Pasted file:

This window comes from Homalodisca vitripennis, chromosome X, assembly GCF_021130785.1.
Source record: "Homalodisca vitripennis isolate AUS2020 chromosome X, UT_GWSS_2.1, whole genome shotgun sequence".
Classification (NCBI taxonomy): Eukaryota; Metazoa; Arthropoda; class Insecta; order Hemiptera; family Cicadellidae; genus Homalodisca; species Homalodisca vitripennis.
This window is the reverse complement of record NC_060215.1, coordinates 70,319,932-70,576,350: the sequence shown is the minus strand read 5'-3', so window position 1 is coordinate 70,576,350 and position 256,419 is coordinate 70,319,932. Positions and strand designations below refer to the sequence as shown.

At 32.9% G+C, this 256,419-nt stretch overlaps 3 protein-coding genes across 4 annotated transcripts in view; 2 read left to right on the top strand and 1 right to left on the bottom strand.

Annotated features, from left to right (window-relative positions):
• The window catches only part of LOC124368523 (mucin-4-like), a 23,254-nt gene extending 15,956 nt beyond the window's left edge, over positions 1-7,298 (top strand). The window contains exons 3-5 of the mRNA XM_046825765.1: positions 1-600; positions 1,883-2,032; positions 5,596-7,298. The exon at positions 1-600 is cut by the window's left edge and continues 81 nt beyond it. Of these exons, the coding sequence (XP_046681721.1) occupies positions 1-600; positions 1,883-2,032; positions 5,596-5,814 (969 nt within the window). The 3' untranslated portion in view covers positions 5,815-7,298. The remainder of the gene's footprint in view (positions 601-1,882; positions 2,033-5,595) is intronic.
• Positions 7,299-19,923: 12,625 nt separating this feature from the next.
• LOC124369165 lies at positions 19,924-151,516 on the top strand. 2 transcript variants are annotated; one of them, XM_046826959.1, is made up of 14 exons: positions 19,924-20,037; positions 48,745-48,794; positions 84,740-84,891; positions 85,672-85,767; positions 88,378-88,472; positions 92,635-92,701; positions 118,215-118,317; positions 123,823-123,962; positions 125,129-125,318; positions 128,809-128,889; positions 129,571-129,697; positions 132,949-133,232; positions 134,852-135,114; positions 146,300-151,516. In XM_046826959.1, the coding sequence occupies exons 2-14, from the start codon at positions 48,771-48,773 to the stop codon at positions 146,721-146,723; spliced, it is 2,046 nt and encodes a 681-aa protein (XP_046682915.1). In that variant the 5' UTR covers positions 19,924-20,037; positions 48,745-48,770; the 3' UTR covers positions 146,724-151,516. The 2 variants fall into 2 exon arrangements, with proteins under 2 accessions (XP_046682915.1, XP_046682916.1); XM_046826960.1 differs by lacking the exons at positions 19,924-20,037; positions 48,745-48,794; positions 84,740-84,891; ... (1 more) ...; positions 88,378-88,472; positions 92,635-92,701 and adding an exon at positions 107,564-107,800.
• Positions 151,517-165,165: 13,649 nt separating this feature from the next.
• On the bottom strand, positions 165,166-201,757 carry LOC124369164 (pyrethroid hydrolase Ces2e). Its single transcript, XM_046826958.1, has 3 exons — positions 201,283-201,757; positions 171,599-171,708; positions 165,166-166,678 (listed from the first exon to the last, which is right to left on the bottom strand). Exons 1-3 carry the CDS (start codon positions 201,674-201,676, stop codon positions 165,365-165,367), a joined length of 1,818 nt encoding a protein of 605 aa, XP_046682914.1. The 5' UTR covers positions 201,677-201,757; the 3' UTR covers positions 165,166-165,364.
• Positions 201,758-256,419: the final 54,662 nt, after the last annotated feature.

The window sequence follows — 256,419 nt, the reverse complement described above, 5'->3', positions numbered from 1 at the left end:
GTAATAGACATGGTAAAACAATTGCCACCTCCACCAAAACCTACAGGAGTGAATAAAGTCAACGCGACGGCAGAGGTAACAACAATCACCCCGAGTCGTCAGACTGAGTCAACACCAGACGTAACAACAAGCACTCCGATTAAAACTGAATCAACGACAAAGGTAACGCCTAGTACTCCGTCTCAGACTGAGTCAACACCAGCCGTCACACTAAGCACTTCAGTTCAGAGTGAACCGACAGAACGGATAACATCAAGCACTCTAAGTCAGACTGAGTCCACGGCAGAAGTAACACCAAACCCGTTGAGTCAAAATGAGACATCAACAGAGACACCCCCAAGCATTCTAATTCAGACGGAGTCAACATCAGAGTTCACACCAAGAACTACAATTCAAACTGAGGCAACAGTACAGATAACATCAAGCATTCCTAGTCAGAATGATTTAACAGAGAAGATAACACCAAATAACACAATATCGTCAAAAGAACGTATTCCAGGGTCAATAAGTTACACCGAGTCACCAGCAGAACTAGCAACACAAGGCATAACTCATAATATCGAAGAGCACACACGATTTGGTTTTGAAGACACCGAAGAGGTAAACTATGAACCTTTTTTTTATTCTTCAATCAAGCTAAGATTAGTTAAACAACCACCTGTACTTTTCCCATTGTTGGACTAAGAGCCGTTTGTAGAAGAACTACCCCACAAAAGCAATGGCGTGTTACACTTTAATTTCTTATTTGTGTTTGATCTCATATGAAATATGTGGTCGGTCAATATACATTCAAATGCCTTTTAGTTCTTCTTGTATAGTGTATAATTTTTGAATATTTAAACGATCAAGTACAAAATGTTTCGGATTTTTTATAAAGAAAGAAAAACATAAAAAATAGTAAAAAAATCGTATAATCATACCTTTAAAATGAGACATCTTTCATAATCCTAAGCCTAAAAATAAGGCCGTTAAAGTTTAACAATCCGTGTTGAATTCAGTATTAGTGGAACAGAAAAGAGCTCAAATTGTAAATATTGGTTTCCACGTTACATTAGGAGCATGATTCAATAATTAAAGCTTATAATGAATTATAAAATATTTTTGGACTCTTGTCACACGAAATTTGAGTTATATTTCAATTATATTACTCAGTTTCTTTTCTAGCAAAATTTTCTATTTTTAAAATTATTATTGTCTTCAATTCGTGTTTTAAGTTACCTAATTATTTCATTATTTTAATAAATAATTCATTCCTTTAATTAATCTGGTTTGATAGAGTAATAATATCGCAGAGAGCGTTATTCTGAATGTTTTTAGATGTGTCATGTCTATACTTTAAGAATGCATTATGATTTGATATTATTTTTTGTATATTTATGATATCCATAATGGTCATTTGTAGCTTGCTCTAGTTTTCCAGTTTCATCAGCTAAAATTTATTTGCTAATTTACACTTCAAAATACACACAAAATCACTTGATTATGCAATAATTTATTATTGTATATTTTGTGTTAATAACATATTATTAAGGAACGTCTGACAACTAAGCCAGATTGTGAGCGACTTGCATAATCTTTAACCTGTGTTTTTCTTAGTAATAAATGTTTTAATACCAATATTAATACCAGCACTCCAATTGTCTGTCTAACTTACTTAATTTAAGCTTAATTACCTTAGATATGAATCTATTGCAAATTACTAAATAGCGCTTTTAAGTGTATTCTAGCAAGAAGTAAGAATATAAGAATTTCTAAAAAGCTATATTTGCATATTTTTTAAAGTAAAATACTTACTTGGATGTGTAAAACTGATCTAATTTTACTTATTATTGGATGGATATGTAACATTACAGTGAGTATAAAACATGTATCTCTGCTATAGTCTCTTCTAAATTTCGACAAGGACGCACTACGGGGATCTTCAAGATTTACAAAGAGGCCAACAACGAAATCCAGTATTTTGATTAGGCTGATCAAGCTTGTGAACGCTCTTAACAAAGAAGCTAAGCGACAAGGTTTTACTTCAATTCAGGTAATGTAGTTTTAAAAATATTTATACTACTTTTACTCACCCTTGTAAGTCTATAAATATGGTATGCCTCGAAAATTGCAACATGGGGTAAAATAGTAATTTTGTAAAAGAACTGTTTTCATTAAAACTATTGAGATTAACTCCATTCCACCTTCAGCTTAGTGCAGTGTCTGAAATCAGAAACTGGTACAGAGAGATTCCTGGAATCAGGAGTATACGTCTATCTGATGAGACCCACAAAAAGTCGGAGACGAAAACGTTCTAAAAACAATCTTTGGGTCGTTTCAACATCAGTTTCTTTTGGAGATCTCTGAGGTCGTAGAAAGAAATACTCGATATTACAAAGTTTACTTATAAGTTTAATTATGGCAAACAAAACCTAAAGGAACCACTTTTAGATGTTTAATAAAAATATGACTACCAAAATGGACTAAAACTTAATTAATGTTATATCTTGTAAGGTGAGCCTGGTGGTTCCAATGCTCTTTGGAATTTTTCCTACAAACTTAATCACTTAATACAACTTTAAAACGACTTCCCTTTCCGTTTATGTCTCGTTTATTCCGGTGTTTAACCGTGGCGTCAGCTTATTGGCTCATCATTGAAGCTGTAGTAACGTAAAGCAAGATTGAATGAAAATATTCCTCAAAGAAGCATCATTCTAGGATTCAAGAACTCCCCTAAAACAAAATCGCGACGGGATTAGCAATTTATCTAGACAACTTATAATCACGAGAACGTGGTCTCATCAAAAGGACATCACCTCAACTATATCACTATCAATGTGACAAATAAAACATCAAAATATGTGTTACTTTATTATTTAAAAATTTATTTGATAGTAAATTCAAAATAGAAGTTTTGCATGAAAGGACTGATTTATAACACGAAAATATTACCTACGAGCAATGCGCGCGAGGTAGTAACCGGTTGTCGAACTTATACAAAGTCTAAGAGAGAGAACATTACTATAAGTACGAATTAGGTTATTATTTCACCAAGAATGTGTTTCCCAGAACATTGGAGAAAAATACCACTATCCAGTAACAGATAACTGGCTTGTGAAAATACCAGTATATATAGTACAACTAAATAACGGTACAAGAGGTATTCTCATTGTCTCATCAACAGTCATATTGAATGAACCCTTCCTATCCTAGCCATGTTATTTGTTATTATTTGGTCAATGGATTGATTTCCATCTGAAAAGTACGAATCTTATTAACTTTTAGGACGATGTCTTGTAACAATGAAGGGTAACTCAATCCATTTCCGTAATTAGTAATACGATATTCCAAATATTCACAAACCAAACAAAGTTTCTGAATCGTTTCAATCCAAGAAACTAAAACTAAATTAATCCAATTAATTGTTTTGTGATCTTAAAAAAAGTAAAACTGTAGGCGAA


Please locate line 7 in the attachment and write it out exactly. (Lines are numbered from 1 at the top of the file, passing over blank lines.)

• The window catches only part of LOC124368523 (mucin-4-like), a 23,254-nt gene extending 15,956 nt beyond the window's left edge, over positions 1-7,298 (top strand). The window contains exons 3-5 of the mRNA XM_046825765.1: positions 1-600; positions 1,883-2,032; positions 5,596-7,298. The exon at positions 1-600 is cut by the window's left edge and continues 81 nt beyond it. Of these exons, the coding sequence (XP_046681721.1) occupies positions 1-600; positions 1,883-2,032; positions 5,596-5,814 (969 nt within the window). The 3' untranslated portion in view covers positions 5,815-7,298. The remainder of the gene's footprint in view (positions 601-1,882; positions 2,033-5,595) is intronic.